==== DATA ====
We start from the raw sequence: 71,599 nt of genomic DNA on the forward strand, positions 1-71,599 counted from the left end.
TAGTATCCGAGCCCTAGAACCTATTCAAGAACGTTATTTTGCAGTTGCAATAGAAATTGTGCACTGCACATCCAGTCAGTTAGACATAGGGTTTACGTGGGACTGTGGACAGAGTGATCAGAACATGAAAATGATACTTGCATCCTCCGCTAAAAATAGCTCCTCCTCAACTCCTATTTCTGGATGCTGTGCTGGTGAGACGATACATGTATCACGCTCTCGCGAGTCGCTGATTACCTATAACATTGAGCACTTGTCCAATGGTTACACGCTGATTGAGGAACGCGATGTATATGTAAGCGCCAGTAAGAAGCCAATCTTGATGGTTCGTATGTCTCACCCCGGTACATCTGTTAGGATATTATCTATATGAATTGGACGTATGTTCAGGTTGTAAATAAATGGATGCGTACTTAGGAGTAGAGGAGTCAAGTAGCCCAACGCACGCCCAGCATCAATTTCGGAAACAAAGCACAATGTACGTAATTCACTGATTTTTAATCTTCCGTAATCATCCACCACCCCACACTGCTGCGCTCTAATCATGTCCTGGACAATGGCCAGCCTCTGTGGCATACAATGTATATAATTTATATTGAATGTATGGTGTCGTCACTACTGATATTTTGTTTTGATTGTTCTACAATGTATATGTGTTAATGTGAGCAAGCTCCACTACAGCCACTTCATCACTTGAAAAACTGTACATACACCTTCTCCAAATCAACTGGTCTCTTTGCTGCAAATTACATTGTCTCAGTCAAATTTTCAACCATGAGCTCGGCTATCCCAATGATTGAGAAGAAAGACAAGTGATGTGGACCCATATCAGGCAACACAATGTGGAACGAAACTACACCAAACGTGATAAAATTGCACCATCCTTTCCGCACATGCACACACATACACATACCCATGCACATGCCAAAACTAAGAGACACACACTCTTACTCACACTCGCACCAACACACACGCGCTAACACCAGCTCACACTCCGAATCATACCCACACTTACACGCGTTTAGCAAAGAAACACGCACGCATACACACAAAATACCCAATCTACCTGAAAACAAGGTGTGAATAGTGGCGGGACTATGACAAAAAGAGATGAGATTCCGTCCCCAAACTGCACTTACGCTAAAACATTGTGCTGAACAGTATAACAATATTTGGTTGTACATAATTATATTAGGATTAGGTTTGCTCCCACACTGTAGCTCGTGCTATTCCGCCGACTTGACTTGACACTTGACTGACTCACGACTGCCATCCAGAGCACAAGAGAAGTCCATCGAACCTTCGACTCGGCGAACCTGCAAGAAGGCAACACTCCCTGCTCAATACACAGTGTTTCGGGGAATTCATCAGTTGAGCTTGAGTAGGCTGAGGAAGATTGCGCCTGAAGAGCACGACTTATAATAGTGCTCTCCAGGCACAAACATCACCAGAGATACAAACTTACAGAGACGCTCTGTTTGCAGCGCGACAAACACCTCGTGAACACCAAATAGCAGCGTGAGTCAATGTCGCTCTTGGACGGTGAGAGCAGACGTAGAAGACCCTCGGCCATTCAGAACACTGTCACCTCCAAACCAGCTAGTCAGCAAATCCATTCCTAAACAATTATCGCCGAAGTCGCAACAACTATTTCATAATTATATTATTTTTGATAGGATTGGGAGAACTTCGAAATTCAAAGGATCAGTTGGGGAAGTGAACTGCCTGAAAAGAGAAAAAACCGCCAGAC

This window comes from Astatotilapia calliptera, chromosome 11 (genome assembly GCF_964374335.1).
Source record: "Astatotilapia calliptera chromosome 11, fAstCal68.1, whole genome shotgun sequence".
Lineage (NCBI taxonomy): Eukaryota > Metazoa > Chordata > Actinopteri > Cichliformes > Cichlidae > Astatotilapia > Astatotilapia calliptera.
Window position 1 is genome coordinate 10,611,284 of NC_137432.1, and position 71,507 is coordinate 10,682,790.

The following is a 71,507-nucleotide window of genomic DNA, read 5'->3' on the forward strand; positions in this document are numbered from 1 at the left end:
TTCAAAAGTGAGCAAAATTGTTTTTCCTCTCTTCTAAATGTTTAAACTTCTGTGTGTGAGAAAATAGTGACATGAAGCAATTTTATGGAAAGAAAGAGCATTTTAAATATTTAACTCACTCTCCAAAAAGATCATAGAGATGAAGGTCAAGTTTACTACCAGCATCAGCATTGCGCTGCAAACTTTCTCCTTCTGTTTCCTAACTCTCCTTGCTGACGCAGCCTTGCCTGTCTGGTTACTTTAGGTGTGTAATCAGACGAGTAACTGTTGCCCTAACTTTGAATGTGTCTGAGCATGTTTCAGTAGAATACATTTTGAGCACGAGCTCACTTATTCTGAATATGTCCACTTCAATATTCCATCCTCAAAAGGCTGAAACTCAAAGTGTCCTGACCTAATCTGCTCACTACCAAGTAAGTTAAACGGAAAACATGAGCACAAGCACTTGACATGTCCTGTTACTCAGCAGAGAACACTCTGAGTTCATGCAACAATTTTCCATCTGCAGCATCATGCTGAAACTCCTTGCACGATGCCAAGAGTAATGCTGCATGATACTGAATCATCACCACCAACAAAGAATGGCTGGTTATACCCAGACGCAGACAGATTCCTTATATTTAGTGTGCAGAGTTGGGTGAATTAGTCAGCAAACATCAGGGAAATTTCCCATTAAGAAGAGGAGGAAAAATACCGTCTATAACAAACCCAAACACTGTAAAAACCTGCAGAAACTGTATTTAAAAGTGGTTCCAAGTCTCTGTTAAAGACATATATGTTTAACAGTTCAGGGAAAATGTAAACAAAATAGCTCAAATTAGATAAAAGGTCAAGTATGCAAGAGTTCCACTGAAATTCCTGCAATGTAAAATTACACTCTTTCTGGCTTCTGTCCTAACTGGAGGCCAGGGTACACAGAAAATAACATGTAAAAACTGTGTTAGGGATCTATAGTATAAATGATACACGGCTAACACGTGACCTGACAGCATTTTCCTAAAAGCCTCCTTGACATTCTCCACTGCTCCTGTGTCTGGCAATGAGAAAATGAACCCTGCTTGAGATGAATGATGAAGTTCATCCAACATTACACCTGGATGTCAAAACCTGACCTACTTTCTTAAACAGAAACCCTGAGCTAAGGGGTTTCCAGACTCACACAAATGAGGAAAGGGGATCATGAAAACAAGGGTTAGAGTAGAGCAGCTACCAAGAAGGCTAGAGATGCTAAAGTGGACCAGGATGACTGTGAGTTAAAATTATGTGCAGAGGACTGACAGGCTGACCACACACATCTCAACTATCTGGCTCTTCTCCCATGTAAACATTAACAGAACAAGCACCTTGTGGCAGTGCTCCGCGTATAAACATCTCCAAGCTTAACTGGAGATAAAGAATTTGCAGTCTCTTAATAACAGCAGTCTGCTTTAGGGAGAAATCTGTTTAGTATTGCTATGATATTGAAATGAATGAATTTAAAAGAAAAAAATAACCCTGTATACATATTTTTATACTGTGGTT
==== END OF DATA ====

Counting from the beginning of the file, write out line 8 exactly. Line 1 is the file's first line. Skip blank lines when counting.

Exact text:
TTCAAAAGTGAGCAAAATTGTTTTTCCTCTCTTCTAAATGTTTAAACTTCTGTGTGTGAGAAAATAGTGACATGAAGCAATTTTATGGAAAGAAAGAGCATTTTAAATATTTAACTCACTCTCCAAAAAGATCATAGAGATGAAGGTCAAGTTTACTACCAGCATCAGCATTGCGCTGCAAACTTTCTCCTTCTGTTTCCTAACTCTCCTTGCTGACGCAGCCTTGCCTGTCTGGTTACTTTAGGTGTGTAATCAGACGAGTAACTGTTGCCCTAACTTTGAATGTGTCTGAGCATGTTTCAGTAGAATACATTTTGAGCACGAGCTCACTTATTCTGAATATGTCCACTTCAATATTCCATCCTCAAAAGGCTGAAACTCAAAGTGTCCTGACCTAATCTGCTCACTACCAAGTAAGTTAAACGGAAAACATGAGCACAAGCACTTGACATGTCCTGTTACTCAGCAGAGAACACTCTGAGTTCATGCAACAATTTTCCATCTGCAGCATCATGCTGAAACTCCTTGCACGATGCCAAGAGTAATGCTGCATGATACTGAATCATCACCACCAACAAAGAATGGCTGGTTATACCCAGACGCAGACAGATTCCTTATATTTAGTGTGCAGAGTTGGGTGAATTAGTCAGCAAACATCAGGGAAATTTCCCATTAAGAAGAGGAGGAAAAATACCGTCTATAACAAACCCAAACACTGTAAAAACCTGCAGAAACTGTATTTAAAAGTGGTTCCAAGTCTCTGTTAAAGACATATATGTTTAACAGTTCAGGGAAAATGTAAACAAAATAGCTCAAATTAGATAAAAGGTCAAGTATGCAAGAGTTCCACTGAAATTCCTGCAATGTAAAATTACACTCTTTCTGGCTTCTGTCCTAACTGGAGGCCAGGGTACACAGAAAATAACATGTAAAAACTGTGTTAGGGATCTATAGTATAAATGATACACGGCTAACACGTGACCTGACAGCATTTTCCTAAAAGCCTCCTTGACATTCTCCACTGCTCCTGTGTCTGGCAATGAGAAAATGAACCCTGCTTGAGATGAATGATGAAGTTCATCCAACATTACACCTGGATGTCAAAACCTGACCTACTTTCTTAAACAGAAACCCTGAGCTAAGGGGTTTCCAGACTCACACAAATGAGGAAAGGGGATCATGAAAACAAGGGTTAGAGTAGAGCAGCTACCAAGAAGGCTAGAGATGCTAAAGTGGACCAGGATGACTGTGAGTTAAAATTATGTGCAGAGGACTGACAGGCTGACCACACACATCTCAACTATCTGGCTCTTCTCCCATGTAAACATTAACAGAACAAGCACCTTGTGGCAGTGCTCCGCGTATAAACATCTCCAAGCTTAACTGGAGATAAAGAATTTGCAGTCTCTTAATAACAGCAGTCTGCTTTAGGGAGAAATCTGTTTAGTATTGCTATGATATTGAAATGAATGAATTTAAAAGAAAAAAATAACCCTGTATACATATTTTTATACTGTGGTT